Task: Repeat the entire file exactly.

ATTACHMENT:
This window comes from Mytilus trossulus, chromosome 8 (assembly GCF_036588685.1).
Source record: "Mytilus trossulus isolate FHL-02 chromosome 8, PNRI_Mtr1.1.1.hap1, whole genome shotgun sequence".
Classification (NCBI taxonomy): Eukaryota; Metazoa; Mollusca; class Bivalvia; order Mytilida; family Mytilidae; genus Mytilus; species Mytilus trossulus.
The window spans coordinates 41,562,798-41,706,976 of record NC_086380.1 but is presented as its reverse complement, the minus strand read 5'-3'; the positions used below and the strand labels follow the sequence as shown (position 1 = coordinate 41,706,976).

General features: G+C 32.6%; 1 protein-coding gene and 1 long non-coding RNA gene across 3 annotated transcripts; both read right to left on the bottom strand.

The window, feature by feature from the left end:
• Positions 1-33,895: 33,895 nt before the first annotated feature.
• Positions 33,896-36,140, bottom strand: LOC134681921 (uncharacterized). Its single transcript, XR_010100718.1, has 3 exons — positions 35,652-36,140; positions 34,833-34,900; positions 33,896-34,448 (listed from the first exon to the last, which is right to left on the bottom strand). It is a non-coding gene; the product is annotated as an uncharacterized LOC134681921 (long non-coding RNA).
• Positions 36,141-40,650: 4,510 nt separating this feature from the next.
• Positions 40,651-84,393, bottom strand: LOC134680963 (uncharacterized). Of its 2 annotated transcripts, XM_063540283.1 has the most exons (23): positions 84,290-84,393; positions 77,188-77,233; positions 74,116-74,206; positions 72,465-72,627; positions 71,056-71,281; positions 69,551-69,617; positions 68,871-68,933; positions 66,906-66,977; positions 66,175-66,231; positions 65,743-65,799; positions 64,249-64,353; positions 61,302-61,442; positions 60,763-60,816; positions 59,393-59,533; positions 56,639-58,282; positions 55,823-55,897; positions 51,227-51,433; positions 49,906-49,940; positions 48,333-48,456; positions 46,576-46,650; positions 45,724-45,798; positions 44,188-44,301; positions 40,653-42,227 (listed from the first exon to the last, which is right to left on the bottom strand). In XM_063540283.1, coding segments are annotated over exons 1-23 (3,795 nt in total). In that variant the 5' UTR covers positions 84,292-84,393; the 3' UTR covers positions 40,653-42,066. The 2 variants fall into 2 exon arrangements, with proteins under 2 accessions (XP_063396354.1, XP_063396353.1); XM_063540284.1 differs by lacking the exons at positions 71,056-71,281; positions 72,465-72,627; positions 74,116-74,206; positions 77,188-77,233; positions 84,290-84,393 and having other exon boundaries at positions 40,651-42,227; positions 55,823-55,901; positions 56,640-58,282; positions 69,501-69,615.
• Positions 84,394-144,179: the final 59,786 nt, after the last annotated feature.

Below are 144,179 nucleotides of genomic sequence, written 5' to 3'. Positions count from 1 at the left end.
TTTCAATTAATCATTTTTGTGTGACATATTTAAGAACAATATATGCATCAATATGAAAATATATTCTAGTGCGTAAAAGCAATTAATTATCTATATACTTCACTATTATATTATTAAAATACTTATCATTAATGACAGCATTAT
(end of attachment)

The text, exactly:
This window comes from Mytilus trossulus, chromosome 8 (assembly GCF_036588685.1).
Source record: "Mytilus trossulus isolate FHL-02 chromosome 8, PNRI_Mtr1.1.1.hap1, whole genome shotgun sequence".
Classification (NCBI taxonomy): Eukaryota; Metazoa; Mollusca; class Bivalvia; order Mytilida; family Mytilidae; genus Mytilus; species Mytilus trossulus.
The window spans coordinates 41,562,798-41,706,976 of record NC_086380.1 but is presented as its reverse complement, the minus strand read 5'-3'; the positions used below and the strand labels follow the sequence as shown (position 1 = coordinate 41,706,976).

General features: G+C 32.6%; 1 protein-coding gene and 1 long non-coding RNA gene across 3 annotated transcripts; both read right to left on the bottom strand.

The window, feature by feature from the left end:
• Positions 1-33,895: 33,895 nt before the first annotated feature.
• Positions 33,896-36,140, bottom strand: LOC134681921 (uncharacterized). Its single transcript, XR_010100718.1, has 3 exons — positions 35,652-36,140; positions 34,833-34,900; positions 33,896-34,448 (listed from the first exon to the last, which is right to left on the bottom strand). It is a non-coding gene; the product is annotated as an uncharacterized LOC134681921 (long non-coding RNA).
• Positions 36,141-40,650: 4,510 nt separating this feature from the next.
• Positions 40,651-84,393, bottom strand: LOC134680963 (uncharacterized). Of its 2 annotated transcripts, XM_063540283.1 has the most exons (23): positions 84,290-84,393; positions 77,188-77,233; positions 74,116-74,206; positions 72,465-72,627; positions 71,056-71,281; positions 69,551-69,617; positions 68,871-68,933; positions 66,906-66,977; positions 66,175-66,231; positions 65,743-65,799; positions 64,249-64,353; positions 61,302-61,442; positions 60,763-60,816; positions 59,393-59,533; positions 56,639-58,282; positions 55,823-55,897; positions 51,227-51,433; positions 49,906-49,940; positions 48,333-48,456; positions 46,576-46,650; positions 45,724-45,798; positions 44,188-44,301; positions 40,653-42,227 (listed from the first exon to the last, which is right to left on the bottom strand). In XM_063540283.1, coding segments are annotated over exons 1-23 (3,795 nt in total). In that variant the 5' UTR covers positions 84,292-84,393; the 3' UTR covers positions 40,653-42,066. The 2 variants fall into 2 exon arrangements, with proteins under 2 accessions (XP_063396354.1, XP_063396353.1); XM_063540284.1 differs by lacking the exons at positions 71,056-71,281; positions 72,465-72,627; positions 74,116-74,206; positions 77,188-77,233; positions 84,290-84,393 and having other exon boundaries at positions 40,651-42,227; positions 55,823-55,901; positions 56,640-58,282; positions 69,501-69,615.
• Positions 84,394-144,179: the final 59,786 nt, after the last annotated feature.

Below are 144,179 nucleotides of genomic sequence, written 5' to 3'. Positions count from 1 at the left end.
TTTCAATTAATCATTTTTGTGTGACATATTTAAGAACAATATATGCATCAATATGAAAATATATTCTAGTGCGTAAAAGCAATTAATTATCTATATACTTCACTATTATATTATTAAAATACTTATCATTAATGACAGCATTAT